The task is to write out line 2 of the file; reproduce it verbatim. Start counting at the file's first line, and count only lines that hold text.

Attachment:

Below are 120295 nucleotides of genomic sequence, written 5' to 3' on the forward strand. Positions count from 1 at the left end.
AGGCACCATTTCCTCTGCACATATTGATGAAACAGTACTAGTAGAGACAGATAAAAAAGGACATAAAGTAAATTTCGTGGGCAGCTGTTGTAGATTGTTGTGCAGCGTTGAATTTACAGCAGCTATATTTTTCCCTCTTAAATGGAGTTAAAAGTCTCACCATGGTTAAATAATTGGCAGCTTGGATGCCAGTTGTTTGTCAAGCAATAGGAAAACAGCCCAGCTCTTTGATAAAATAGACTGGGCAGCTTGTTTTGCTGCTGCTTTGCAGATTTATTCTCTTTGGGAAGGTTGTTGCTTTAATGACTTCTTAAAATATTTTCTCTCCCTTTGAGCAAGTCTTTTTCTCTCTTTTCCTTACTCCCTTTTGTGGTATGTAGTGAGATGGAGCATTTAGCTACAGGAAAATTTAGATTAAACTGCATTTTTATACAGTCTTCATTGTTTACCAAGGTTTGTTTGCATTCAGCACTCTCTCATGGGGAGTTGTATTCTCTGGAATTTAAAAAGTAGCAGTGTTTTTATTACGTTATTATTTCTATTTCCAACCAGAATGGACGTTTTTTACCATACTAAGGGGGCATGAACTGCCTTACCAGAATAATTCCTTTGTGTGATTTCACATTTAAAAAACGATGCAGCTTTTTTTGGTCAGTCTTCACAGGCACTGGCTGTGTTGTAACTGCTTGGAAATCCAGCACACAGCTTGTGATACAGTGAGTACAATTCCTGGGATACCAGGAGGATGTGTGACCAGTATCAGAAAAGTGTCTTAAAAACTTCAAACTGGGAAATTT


AGGCACCATTTCCTCTGCACATATTGATGAAACAGTACTAGTAGAGACAGATAAAAAAGGACATAAAGTAAATTTCGTGGGCAGCTGTTGTAGATTGTTGTGCAGCGTTGAATTTACAGCAGCTATATTTTTCCCTCTTAAATGGAGTTAAAAGTCTCACCATGGTTAAATAATTGGCAGCTTGGATGCCAGTTGTTTGTCAAGCAATAGGAAAACAGCCCAGCTCTTTGATAAAATAGACTGGGCAGCTTGTTTTGCTGCTGCTTTGCAGATTTATTCTCTTTGGGAAGGTTGTTGCTTTAATGACTTCTTAAAATATTTTCTCTCCCTTTGAGCAAGTCTTTTTCTCTCTTTTCCTTACTCCCTTTTGTGGTATGTAGTGAGATGGAGCATTTAGCTACAGGAAAATTTAGATTAAACTGCATTTTTATACAGTCTTCATTGTTTACCAAGGTTTGTTTGCATTCAGCACTCTCTCATGGGGAGTTGTATTCTCTGGAATTTAAAAAGTAGCAGTGTTTTTATTACGTTATTATTTCTATTTCCAACCAGAATGGACGTTTTTTACCATACTAAGGGGGCATGAACTGCCTTACCAGAATAATTCCTTTGTGTGATTTCACATTTAAAAAACGATGCAGCTTTTTTTGGTCAGTCTTCACAGGCACTGGCTGTGTTGTAACTGCTTGGAAATCCAGCACACAGCTTGTGATACAGTGAGTACAATTCCTGGGATACCAGGAGGATGTGTGACCAGTATCAGAAAAGTGTCTTAAAAACTTCAAACTGGGAAATTT